What: Drag the River
Where: The Lion & Eagle Pub, 2401 N. Federal Highway, Boca Raton
When: 7:30 p.m.
Contact: 561/447-7707, thelionandeaglepub.com
Country and punk music aren’t as diametrically opposed as they originally seem: Take out the cultural baggage of each (country as patriotic music, punk as the soundtrack of dissent), and both share a sonic history rooted in liberated, anti-establishment blues. It’s why bands like Social Distortion, The Beat Farmers and Uncle Tupelo lived so comfortably in both genres. And when Jon Snodgrass and Chad Price formed the alternative-country act Drag the River in 1996, they had emerged from a punk rock background, easily trading three-chord riffs and thwacking snare drums for pedal steels and twangy pastorals. Hailing from Fort Collins, Colorado, they wittily describe themselves as a “country & mid-western band,” cultivating a sound that’s both rural and urbane, rocking and balladic, which would fit nicely on an opening jaunt for Old 97s or Son Volt. The group has plenty of material from which to pull at this rare and intimate appearance, having released nine albums and even more 7-inch singles—a distributive holdover from its indie-punk roots.
What: “Ma Ma”
Where: Living Room Theaters at FAU, 777 Glades Road, Boca Raton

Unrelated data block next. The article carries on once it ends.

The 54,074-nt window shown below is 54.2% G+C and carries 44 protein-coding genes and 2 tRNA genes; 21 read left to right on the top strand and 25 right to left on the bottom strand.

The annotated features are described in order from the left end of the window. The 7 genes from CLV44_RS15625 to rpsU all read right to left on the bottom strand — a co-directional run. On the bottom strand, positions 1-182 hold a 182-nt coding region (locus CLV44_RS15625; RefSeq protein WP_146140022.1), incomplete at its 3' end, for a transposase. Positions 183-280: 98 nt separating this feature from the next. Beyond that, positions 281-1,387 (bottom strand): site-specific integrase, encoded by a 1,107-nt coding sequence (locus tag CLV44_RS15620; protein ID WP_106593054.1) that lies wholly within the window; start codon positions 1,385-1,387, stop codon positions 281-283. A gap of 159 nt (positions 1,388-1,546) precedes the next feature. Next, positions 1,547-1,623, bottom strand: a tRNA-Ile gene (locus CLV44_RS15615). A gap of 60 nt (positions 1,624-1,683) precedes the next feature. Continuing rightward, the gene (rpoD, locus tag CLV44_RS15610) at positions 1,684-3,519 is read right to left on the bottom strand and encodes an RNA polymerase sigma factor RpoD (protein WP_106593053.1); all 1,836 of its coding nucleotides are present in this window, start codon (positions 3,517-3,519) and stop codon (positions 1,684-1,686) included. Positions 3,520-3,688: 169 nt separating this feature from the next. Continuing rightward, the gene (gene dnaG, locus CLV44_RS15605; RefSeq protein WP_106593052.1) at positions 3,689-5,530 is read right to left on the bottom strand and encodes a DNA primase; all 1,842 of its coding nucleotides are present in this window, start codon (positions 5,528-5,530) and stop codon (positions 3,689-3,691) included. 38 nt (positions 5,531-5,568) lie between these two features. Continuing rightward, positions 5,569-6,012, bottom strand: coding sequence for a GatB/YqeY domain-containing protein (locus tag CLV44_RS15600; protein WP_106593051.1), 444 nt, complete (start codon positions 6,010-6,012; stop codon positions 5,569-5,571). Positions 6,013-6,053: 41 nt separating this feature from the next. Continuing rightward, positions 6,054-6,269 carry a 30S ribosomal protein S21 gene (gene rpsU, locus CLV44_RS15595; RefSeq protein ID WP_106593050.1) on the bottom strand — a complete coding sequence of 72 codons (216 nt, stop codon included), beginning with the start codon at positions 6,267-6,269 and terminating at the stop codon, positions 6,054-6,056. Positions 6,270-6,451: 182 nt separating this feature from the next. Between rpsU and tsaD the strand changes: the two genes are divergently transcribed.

When: 5, 6:45 and 9:10 p.m.
Contact: 561/549-2600, fau.livingroomtheaters.com
Nobody’s immune to breast cancer, not even Penelope Cruz. In this latest and most-personal film from Spanish director Julio Medem, Cruz’s character, Magda, contracts the disease at a pivotal point in her life, balancing chemotherapy treatments with a pregnancy; the father is a widowed soccer scout. A departure from the light comedies and sexy thrillers in which she’s normally cast, the Goya-nominated “Ma Ma” aims to prove Cruz’s mettle as a dramatic actress; she also produced the movie. The film hopes to channel the melodramatic angst of vintage Douglas Sirk films, and while early reviews have been mixed, both its champions and its detractors agree on one thing: You’re best to bring a few hankies to the theater. “Ma Ma” is also playing, at least through Thursday, at the Classic Gateway Theatre and Cinema Paradiso in Fort Lauderdale.
What: Jeffrey Smith
Where: Hippocrates Health Institute, 1466 Hippocrates Way, West Palm Beach
When: 7:30 p.m.
Cost: Free, but RSVPs encouraged
Contact: 561/471-8876, hippocratesinstitute.org
Long before the pervasive consumption of genetically modified organisms became a concern for a growing contingent of Americans, Jeffrey Smith was tirelessly advocating against them: As early as 2000, just a few years after the introduction of GMO crops, Smith rose to vice president of a GMO testing company. He’s since become, arguably, the nation’s most prominent anti-GMO activist, penning two books and adapting one into the award-winning (and must-see) documentary “Genetic Roulette: The Gamble of Our Lives.” A figure of some controversy in the medical community—his background is yoga, not science—Smith has nonetheless built up a powerful and persuasive argument that the introduction of GMO foods correlates with a multitude of health issues which can be eliminated by switching to a non-GMO diet. He’ll discuss this and much more at his lecture this week, which is titled “Recover From GMOs: The Wrath of GMOs and Roundup.”
What: Opening night of “Feeding the Bear”
Where: Island City Stage, 2304 N. Dixie Highway, Wilton Manors